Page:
Monday, February 27, 2006

Thoughts from the Symposium

Several chapter members went to the Federalist Society Student Symposium at Columbia University this weekend. I highly recommend that everyone attend next year. The speakers and discussion were thoughtful and engaging....if only school were like this all the time!

Over the course of the week, it struck me that the panelists who favored extensive application of international law focused exclusively on the most formal aspects of the law: treaties, accords, etc. They argued that the US has an obligation to adhere to these agreements because we believe in the rule of law. You sign a contract, you honor it. That's a great argument to make to Federalists.

But rule of law depends on law being knowable, procedural, and definite. No wonder that the internationalists talk only of treaties and accords. In the case of agreements negotiated by our elected officials, I am very persuaded by their claims that strict adherence is both a legal obligation and good policy. We follow legitimate law partially because it's the right thing to do, regardless of whether anyone will enforce it against us; we also do it because honoring our agreements bolsters our reputation in the long run. The same arguments apply to nations as well as individuals--but only with respect to defined obligations voluntarily undertaken.

Their argument doesn't hold for custom, the court of opinion, the law of nations, or haphazard judicial consideration of foreign law in interpreting our Constitution. The part of international law that stirs controversy isn't usually treaties. I think what we're usually arguing about is the piecemeal importation of ill-defined customary law that we don't get a chance to vote on. It's the customary fluff that lacks institutions to legitimately create or enforce it. By applying that part of international law here, we undermine the procedural safeguards that allow us to protect ourselves. Americans haven't had clear input into it. We don't trust it or respect it, and we have no reason to do so.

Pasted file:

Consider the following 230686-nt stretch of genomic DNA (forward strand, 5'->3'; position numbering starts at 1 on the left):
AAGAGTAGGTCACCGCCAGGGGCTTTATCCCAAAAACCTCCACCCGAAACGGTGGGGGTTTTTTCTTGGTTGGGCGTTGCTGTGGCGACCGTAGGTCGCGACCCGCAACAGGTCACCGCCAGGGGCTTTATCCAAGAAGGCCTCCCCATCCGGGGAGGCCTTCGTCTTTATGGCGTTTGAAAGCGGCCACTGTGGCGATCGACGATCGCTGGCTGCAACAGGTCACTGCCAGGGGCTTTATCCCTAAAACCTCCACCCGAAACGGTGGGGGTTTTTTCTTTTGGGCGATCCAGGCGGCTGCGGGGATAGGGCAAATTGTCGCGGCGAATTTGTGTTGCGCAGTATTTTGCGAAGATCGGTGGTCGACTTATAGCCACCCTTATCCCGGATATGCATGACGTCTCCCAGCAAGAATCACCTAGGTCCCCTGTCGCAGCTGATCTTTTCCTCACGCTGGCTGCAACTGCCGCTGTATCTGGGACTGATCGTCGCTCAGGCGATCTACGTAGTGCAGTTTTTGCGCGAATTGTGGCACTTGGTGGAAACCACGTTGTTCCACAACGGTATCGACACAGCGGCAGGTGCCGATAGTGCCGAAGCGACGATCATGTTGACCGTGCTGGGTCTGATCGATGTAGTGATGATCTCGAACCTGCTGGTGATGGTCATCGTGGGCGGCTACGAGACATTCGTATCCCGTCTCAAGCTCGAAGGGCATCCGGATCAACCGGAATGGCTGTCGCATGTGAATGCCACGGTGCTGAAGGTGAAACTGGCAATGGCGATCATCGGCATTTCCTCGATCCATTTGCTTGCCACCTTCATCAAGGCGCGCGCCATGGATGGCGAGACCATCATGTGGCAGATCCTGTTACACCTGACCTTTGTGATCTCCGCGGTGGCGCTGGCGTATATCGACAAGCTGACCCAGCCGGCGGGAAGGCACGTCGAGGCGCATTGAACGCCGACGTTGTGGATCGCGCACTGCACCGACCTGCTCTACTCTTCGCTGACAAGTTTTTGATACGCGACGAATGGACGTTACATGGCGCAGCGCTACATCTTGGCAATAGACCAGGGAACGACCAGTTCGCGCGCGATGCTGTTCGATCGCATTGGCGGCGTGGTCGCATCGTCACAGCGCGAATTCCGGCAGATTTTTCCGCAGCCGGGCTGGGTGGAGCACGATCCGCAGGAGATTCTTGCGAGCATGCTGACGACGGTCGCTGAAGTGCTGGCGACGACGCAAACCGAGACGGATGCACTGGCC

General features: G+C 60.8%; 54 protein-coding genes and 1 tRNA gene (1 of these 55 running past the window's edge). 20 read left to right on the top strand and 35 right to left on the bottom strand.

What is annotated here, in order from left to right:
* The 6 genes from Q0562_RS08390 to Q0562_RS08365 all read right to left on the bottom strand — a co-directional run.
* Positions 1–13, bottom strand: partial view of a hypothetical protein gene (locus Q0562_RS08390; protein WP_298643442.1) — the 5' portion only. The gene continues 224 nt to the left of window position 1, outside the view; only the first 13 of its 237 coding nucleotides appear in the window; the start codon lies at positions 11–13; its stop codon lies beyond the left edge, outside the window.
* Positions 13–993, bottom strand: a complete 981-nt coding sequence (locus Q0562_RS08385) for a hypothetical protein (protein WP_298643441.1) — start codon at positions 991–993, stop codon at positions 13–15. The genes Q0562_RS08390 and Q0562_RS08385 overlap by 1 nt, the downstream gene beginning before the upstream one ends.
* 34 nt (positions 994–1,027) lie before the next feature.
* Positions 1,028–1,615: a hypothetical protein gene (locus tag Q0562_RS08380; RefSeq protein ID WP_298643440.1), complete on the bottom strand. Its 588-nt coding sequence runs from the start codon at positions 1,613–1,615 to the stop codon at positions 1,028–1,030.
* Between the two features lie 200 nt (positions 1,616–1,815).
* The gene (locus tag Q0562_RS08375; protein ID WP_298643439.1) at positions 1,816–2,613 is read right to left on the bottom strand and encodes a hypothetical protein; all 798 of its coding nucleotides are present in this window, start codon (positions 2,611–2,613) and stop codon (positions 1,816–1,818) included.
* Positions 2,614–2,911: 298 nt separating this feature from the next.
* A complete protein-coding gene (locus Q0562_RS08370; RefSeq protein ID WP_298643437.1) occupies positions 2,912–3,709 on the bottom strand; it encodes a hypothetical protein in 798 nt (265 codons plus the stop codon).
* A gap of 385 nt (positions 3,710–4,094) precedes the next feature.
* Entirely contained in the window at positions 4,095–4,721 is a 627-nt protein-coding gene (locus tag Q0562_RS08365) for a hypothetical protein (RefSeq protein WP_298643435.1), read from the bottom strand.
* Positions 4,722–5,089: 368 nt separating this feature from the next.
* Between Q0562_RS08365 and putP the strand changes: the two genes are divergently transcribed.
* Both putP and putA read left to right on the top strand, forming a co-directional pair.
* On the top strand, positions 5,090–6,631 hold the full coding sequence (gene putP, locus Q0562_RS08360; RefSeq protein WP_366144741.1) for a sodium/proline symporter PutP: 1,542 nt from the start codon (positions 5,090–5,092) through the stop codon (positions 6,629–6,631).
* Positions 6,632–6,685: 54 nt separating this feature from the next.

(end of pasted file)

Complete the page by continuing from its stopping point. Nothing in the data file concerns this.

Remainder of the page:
So although the rule-of-law argument is alluring, I think the argument only goes so far. It just doesn't extend to the gritty issues.

It was a great conference. I hope you all attend next year.


D said...

Can anyone name a Supreme Court case where the Court stated it was bound by international law, other than cases involving treaties, other international agreements, etc.?

The only such cases I can think of are where justices such as Scalia relied on Blackstone.

If no such cases exist, then what is the big "controversy" that the Federalists are always so excited about?

-Dave Lane

D said...

Jim --

Note the first sentence from the Paquete quote:

"International law is part of our law, and must be ascertained and administered by the courts of justice of appropriate jurisdiction AS OFTEN AS QUESTIONS OF RIGHT DEPENDING UPON IT ARE DULY PRESENTED FOR THEIR DETERMINATION." (emphasis added)

Sosa was about the Alien Tort Statute (ATS), which gives district courts “original jurisdiction of any civil action by an alien for a tort only, committed in violation of the law of nations . . . ." So, since the ATS is a statute that grants a right dependent upon international law, the Court looked to international law.

Thus, Sosa fits squarely within one of the categories of cases where reliance on international law is not controversial (as perhaps evidenced by Justice Scalia's concurrence in the case).

Rather than quoting cases like Sosa, where everyone on the Court agrees that international law is properly relied upon, opponents of the Court citing to international law often refer to cases like Roper v. Simmons, where the Court did not in fact rely on international law as binding.

-Dave Lane

D said...

Oops -- make that "J. Li."

D said...

Yeah, I have no idea where I got "Jim." Odd, I admit.

Charles Iragui said...


Maybe you're right that there is AS YET little to point to. That is far from saying that Justice Breyer's suggestions will certainly have no impact on potential future jurisprudence.

Also, in Roper v Simmons Justice Kennedy's counting up of countries to see the global trend on juvenile death penalty mirrors the counting of states already (stupidly in my mind) used in 8th Amendment cases. That cases is just a step away from making foreign law binding on the US Supreme Court in the interpreting of our Constitution.

As for Blackstone, you know that he was a reference for the writers of the Constitution, a great difference with legal regimes of today.